How can SMEs manage higher interest rates?

Read time: 4 mins    |    Added date: 19/04/2024

With a global pandemic, cost-of-living crisis and a difficult labour market, the past few years have been particularly challenging for SMEs. The latest issue for many is dealing with the impact of higher interest rates. So, what can they do to cope and come out stronger? 

Managing higher interest rates and their impact on business as usual and long-term planning is challenging for many SMEs. After over a decade of ultra-low rates in the UK, adapting to the sharp increase from 0.25% to 5.25% has been tough. 

There is a glimmer of hope on the horizon though, with markets pricing in a likely interest rate cut in Q2 of 2024, although future changes in interest rates can be hard to accurately predict. 

What are the ramifications for small businesses? 

The immediate challenge of higher interest rates is the cost of servicing any debt held by SMEs. Taken in isolation, this has the potential to cause financial pressures. 

However, the higher cost of goods and services, recruiting and keeping staff, and the cost-of-living impact on consumer spending through fixed rate mortgages expiring have produced a perfect storm of challenges for SMEs to navigate. 

It’s doubtful there will be a return to sub 1% interest rates in the coming years. With low growth forecast for the UK economy, many SMEs are holding off investing in large capital projects until there’s more confidence in their sectors. The importance of detailed budgeting and planning is higher than ever. 

How are different sectors performing? 

It’s not been a level playing field surrounding the impact of higher interest rates on SMEs. For example, the construction sector has seen a reduction in demand as people have less money to spend, and new mortgage rates have risen. Other industries with tight profit margins have also been disproportionately affected, including some sub-sectors of retail and agriculture, as consumers have felt the pinch. 

Conversely, the software tech sector has generally managed to cope with the various pressures. In addition, SMEs that service a demographic with available cash (PDF, 1.52MB), such as bars and restaurants , have performed steadily as people prioritise what they’re spending their money on. 

Small or newer businesses have two main challenges. It’s generally harder for them to negotiate around prices, and they lack experience with budgeting, planning and implementing a risk management framework. 

Practical steps to help businesses cope

As part of helping business owners prepare for the future, James Miller, Head of Rates Sales - Small and Medium-Sized Business, Lloyds Bank, stresses communication is critically important. “SMEs need to make sure open dialogue with all stakeholders, including their customers and suppliers, not just their banks. It’s never more important when a business is managing a shock scenario.”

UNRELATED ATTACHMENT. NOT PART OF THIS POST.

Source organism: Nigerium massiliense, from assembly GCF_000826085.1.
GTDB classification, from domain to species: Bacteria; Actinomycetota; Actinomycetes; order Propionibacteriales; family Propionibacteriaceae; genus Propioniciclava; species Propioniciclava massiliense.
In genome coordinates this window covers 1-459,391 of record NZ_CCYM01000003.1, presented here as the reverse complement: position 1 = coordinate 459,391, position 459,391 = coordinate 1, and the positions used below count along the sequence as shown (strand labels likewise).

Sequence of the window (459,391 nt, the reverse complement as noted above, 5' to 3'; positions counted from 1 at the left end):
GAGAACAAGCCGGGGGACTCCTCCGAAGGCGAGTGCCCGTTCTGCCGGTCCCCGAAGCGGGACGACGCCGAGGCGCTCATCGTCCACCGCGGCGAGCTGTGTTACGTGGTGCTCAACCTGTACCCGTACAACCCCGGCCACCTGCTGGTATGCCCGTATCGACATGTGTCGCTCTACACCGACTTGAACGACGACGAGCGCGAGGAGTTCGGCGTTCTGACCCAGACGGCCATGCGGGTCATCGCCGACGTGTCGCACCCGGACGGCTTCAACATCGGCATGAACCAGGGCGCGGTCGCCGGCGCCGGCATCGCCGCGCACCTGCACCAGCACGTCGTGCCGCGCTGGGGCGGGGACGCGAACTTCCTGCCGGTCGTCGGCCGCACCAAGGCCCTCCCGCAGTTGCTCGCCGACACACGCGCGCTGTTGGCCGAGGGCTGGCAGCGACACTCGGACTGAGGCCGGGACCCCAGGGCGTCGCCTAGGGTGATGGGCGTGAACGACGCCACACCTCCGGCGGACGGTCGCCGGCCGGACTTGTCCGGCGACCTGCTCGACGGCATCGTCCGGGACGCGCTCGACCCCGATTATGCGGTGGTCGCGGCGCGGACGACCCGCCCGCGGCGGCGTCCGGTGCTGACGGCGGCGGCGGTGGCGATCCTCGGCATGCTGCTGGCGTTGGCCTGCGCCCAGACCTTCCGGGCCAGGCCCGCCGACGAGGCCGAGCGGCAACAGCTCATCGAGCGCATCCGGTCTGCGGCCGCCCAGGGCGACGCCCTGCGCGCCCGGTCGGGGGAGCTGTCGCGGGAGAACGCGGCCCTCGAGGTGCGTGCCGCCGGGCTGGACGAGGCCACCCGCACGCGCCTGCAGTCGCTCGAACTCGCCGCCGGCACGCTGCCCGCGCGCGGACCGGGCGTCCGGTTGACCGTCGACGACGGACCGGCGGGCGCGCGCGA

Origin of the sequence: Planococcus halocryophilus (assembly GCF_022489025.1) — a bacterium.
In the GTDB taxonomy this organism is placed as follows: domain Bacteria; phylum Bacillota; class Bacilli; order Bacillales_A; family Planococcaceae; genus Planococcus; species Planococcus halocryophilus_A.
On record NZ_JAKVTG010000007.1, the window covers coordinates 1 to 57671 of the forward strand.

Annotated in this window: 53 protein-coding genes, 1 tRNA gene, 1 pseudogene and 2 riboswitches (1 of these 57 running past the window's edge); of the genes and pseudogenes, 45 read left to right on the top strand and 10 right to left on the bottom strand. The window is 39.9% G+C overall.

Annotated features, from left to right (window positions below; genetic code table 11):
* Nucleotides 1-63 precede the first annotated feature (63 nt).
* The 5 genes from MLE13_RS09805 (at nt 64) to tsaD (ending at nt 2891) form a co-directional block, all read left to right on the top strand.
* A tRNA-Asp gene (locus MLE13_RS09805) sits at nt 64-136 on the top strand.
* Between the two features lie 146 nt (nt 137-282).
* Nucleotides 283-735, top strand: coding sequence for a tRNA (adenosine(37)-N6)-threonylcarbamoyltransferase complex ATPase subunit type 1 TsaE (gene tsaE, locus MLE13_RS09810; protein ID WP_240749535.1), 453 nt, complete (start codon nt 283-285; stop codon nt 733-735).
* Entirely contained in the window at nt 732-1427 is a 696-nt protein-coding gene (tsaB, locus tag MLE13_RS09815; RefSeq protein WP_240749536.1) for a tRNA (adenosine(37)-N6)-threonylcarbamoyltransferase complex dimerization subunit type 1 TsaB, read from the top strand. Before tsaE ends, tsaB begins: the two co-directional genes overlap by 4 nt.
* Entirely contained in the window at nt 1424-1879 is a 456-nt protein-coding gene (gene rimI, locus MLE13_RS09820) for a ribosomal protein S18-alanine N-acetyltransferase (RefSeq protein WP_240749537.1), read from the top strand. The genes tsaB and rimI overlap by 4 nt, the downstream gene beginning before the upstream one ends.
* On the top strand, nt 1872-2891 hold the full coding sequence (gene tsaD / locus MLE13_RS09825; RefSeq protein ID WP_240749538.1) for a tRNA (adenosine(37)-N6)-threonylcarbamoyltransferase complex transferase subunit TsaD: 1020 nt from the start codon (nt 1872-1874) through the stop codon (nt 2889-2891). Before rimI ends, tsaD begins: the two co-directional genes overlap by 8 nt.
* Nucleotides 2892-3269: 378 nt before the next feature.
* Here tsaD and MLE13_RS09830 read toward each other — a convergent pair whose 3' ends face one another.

From a financial perspective, one way Lloyds Bank can support SMEs is by making sure debt products are still the most appropriate for their needs so they’re not paying more interest than needed. It’s also worth exploring ways to switch to fixed price tariffs for things like energy and debt products, which make financial planning easier. 

A less obvious consideration is maximising the return on liquidity within businesses. As a result of higher interest rates, cash reserves currently held in standard accounts can generate better returns when moved to one with a superior rate or investing excess funds not needed for day-to-day operations.

“SMEs need to ensure that the lines of communication are open with all stakeholders, not just their banks. It’s never more important when a business is managing a shock scenario.”

James Miller Head of Rates Sales, SME Businesses, Lloyds Bank

Staying in control of cash flow and working capital 

“Cash flow is the lifeblood of SMEs but has been put under greater strain for many due to higher interest rates. Increased debt servicing costs are affecting the amount of cash available in businesses at a level many SMEs didn’t expect. Not many businesses are immune to the effects of higher interest rates, so keeping a tighter grip on credit control is vital”, says James. 

He’s seen many SMEs strive to become more efficient regarding working capital. This has involved adopting a new approach to stock management and renegotiating terms with creditors and debtors where possible. 

It’s also crucial for SMEs to consider the possible long-term continuation of higher interest rates and find the right balance between efficiency and the need to grow. As we strive towards a greener economy, there are many ways Lloyds Bank can help SMEs cut costs and prosper through products and services that support sustainability

James recommends focusing on the bigger picture, “What do higher interest rates mean for your customers and your staff? There’s a lot we can do to support clients who might be struggling, so we’d encourage SMEs to speak to us,” he affirms. 

What’s the outlook for 2024? 

The Organisation for Economic Co-operation and Development (OECD) forecasts UK GDP will grow by 0.7% in 2024.  This low growth will come with downsides and opportunities for SMEs.

One potential challenge is the ability of businesses to pass price increases onto consumers, which may become constrained as more people remortgage at higher interest rates. Also, with many SMEs leasing premises, rental and service costs will likely continue to rise. 

On the positive side, low growth may encourage the Bank of England to cut interest rates to stimulate the economy. Such periods, where many SMEs put a hold on expansion plans, can create opportunities for businesses willing and able to invest to get ahead of the competition. 

 

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